How do you know when your life is actually touched by God or you are just having a run of really good luck?
We had this discussion in the middle of Ancient Philosophy Class last weekend. My professor began by saying that he had personally never experienced what he could call a miracle, meaning an occurrence that had no earthy explanation and therefore must be attributed to the intervention of God or angels or some other "higher power".
He then said that he wasn't looking down on those who felt that they attributed every ounce of good fortune that came their way as God's intervention in their lives. But, he went on to posit, if they attributed the good fortune to God, then didn't they have to also ascribe the bad fortune to God as well? If these people only felt that God intervened only to give them good outcome, what was that saying about God and how God moved in their lives.
I am of a mind, (because of the Jesuit influence I suppose) that God is in all moments -- good, bad and indifferent -- in my life. My task is to discern what God is trying to teach me in those moments because I am aware of the movement. I am supposed to be aware of the movement in all things, and I am striving to that goal but I am far from that as yet. I do know that when my day doesn't quite go as I had planned I try to take stock as quickly as possible and see if I can discern what I am supposed to be learning in the moment and repair whatever damage there is.
I am also grateful for the good and the bad both because they are all moments of growth. Don't get me wrong, I am not yet so evolved that I can praise God for the bad fortune that I am living through, but I can, in hindsight, when I can clearly see what I was learning in the bad times be grateful that I did learn.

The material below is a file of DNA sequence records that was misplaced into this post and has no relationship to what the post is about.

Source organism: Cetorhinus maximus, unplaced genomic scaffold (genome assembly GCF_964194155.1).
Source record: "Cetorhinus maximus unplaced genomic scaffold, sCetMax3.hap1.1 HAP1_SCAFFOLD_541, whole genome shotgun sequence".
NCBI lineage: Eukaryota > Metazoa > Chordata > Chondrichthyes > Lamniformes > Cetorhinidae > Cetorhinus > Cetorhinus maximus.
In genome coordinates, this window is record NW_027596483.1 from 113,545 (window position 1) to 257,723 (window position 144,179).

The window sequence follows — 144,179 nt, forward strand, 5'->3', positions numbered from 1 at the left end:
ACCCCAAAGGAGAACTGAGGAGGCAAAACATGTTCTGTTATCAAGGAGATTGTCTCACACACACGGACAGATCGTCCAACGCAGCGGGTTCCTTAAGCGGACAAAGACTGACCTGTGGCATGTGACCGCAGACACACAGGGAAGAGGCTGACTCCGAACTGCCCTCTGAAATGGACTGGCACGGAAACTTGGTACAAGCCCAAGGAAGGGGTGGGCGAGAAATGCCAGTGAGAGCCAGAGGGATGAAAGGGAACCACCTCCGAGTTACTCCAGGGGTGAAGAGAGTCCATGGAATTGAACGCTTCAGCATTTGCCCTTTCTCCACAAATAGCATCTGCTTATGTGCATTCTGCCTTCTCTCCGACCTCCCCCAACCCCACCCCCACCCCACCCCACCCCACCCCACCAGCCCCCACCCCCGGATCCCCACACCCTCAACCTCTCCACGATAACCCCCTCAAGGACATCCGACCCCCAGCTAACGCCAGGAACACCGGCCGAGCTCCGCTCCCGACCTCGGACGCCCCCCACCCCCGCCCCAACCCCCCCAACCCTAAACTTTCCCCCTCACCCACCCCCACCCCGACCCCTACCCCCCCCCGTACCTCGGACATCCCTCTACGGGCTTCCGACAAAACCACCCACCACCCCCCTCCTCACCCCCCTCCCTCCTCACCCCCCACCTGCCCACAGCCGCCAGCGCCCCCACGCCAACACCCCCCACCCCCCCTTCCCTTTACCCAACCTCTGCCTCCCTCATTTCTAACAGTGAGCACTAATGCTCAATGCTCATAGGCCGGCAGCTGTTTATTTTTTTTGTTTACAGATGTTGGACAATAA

I can also be grateful that I was not left alone in the spiritual sense because I am never alone when I am aware that God is in all thing.
I also experience God in the sense of my Christian community because they share those times with me, both good and bad. When I am rejoicing they rejoice with me, when I am in pain or suffering they are there to grant aide in physical and spiritual ways.
I suppose my professor wouldn't see the movement of my Christian community as an action of God per se, but in my eyes, what else could it be? I think the Jesuit training has really opened me up to a deeper understanding of how God acts and moves.
What do you think? How do you experience God in your life? Would you like to move from a God who is far away and indifferent to a God who is in all things? I can help you find your way.